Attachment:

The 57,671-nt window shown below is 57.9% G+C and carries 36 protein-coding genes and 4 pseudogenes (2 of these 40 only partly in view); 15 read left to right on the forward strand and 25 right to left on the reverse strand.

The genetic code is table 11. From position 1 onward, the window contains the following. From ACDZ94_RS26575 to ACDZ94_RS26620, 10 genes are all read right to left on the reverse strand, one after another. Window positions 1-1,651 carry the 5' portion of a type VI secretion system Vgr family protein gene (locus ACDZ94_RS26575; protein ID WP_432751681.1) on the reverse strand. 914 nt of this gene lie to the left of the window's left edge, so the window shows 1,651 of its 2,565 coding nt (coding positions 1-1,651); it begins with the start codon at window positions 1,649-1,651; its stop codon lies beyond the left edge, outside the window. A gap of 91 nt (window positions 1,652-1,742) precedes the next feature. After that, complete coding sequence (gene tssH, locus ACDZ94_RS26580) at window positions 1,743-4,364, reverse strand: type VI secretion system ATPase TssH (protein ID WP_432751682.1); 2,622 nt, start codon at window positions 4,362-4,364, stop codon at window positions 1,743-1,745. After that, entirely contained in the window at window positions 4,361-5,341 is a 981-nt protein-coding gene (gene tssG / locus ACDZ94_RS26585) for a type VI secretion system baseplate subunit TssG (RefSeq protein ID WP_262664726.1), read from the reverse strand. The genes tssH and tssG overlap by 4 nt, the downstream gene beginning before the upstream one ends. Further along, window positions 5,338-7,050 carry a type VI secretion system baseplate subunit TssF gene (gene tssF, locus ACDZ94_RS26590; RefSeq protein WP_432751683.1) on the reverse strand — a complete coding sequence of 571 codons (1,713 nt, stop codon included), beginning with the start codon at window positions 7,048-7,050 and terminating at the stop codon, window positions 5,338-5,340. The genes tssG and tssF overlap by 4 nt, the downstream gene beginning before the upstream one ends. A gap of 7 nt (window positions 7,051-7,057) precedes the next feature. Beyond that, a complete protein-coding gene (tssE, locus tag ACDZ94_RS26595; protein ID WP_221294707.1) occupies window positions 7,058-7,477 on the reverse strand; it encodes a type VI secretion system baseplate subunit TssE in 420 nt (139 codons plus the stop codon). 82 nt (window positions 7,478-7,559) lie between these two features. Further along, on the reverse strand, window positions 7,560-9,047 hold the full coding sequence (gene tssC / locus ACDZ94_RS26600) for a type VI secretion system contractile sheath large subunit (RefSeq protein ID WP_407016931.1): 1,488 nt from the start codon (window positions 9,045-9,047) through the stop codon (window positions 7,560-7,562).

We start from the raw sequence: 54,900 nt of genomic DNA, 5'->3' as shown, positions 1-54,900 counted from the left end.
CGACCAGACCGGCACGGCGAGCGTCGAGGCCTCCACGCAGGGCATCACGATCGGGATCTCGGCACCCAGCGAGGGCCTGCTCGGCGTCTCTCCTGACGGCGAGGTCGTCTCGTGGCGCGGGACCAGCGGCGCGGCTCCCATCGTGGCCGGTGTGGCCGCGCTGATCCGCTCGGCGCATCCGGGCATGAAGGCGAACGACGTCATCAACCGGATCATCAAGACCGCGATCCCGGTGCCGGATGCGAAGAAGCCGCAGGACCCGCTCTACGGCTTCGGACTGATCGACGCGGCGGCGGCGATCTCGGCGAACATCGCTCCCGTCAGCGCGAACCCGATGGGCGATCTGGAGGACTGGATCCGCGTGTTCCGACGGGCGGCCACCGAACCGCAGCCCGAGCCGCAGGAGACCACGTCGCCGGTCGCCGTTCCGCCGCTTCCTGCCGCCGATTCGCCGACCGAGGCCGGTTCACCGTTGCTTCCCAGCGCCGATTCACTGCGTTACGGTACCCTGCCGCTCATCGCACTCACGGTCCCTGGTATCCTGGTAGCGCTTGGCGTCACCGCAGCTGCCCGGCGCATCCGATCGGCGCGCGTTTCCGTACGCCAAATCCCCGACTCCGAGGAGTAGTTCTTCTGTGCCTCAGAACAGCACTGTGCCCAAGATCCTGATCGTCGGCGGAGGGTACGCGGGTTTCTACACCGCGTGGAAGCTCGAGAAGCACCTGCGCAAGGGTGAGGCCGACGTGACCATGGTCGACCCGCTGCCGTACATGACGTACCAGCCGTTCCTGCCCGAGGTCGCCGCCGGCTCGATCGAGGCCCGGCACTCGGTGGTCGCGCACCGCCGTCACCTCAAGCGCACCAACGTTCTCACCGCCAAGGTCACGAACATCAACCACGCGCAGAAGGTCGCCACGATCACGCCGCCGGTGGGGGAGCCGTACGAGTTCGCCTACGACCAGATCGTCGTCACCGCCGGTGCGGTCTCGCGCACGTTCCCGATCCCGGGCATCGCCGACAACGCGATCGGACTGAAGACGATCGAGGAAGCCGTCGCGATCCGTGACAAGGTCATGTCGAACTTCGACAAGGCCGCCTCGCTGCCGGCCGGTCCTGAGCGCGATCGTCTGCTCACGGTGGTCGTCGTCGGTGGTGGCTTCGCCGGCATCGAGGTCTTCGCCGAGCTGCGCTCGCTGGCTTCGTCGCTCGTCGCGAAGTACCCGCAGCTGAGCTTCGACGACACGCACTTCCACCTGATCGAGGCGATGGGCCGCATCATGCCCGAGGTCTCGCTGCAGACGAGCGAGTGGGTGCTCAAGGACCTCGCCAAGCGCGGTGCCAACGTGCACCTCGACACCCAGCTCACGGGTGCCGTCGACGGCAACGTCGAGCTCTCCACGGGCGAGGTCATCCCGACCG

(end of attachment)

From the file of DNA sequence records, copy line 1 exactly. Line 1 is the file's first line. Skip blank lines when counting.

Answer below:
The 57,671-nt window shown below is 57.9% G+C and carries 36 protein-coding genes and 4 pseudogenes (2 of these 40 only partly in view); 15 read left to right on the forward strand and 25 right to left on the reverse strand.